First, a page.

Yes—divorce need not be a battleground.
Can serious marital conflict be resolved without the time and expense of litigation? Yes—divorce need not be a battleground. The end of a marriage or resolution of family conflict is painful enough. Collaborative law offers parties a new alternative to resolve disputes or the end of a marriage with privacy and respect and with minimal court involvement, while taking into account the highest priorities of their entire family. A team of specially trained interdisciplinary professionals guide and support parties in a problem solving process, not as adversaries. No single approach to the divorce process is right for everyone. Many couples are finding Collaborative Law a welcome alternative to traditional divorce litigation and mediation.
The Chicago area divorce attorneys of Schiller DuCanto & Fleck LLC are leading the way forward in this new mode of resolving marital conflict.
In traditional divorce litigation, the parties look to the court system and judges to resolve their dispute in a very public forum, each viewing the other as the adversary. This process often results in considerable emotional and financial cost to the entire family. Collaborative Law is a non-adversarial process that views a family in divorce as a family in crisis that has a series of problems to be solved, rather than a series of battles to be fought. The end goal is to meet the legitimate needs of everyone involved in a restructured family.
The process starts with both Husband and Wife retaining unaffiliated IL divorce lawyers who are collaboratively trained and who commit, in writing, not to go to court but instead to work together to help the couple reach agreements beneficial to all. If an agreement cannot be reached and one or both parties choose to proceed to court, the attorneys and experts are disqualified from proceeding further on an adversarial basis. With the focus on problem solving instead of adversarial representation, there is a strong likelihood conflict will be reduced, allowing the couple to resolve and reach agreements.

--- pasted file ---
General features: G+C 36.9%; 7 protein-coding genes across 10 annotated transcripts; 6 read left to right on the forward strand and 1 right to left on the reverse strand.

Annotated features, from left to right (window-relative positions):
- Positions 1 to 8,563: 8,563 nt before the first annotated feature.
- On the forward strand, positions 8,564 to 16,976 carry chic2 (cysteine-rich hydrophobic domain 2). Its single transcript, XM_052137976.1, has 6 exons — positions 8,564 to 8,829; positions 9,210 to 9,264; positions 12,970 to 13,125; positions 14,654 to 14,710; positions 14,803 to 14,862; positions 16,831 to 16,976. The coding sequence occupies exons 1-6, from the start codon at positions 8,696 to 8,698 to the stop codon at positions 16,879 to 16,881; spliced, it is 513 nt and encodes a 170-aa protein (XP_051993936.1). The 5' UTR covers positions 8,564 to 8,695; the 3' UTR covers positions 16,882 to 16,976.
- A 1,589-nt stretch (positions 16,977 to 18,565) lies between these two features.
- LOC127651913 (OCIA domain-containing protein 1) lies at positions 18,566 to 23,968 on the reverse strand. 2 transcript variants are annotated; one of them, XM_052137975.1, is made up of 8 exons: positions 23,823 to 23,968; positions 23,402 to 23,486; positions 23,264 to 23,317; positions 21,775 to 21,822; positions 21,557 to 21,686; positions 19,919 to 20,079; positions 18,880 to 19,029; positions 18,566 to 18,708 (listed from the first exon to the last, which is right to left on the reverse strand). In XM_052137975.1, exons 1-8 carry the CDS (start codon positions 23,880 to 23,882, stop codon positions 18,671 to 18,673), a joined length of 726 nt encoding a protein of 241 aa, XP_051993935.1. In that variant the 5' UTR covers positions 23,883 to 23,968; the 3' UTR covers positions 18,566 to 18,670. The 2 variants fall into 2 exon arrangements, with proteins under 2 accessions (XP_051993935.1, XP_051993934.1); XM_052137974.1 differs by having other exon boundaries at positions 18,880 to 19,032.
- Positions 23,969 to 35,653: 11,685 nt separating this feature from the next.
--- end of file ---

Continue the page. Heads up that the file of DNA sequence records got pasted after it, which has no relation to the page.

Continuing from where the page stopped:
The parties meet privately with their respective lawyers and possibly additional experts, called “Team Members” who may include a child specialist, a neutral financial professional, and divorce coaches, all of whom perform a valuable service helping to minimize conflict and cost by guiding the parties towards an amicable resolution.
Collaborative law is similar to but differs from mediation in some significant respects. In mediation, a neutral third party (the mediator) facilitates the parties’ negotiation to help reach a settlement but cannot give legal advice, advocate for either side, or draft the final legal papers necessary. In Collaborative Law, both parties have independent lawyers present during negotiation to provide legal advice in an educational context, thereby empowering the clients to make informed decisions about their lives and their children’s lives. When agreement is reached, the Chicago divorce attorneys will prepare all the papers necessary and will accompany the parties to court to finalize their case.
Having children outside of marriage has become an accepted alternative in today’s society. Indeed, more than half of births to American women under age thirty occur outside of marriage.
Mediation is a process in which divorcing couples meet with a trained mediator to explore ways to resolve family disputes with a voluntary agreement. Mediators do not represent either party.
Post-divorce disputes, commonly referred to as post-judgment or post-decree matters, include enforcement of divorce judgments and orders as well as modifications of those judgments.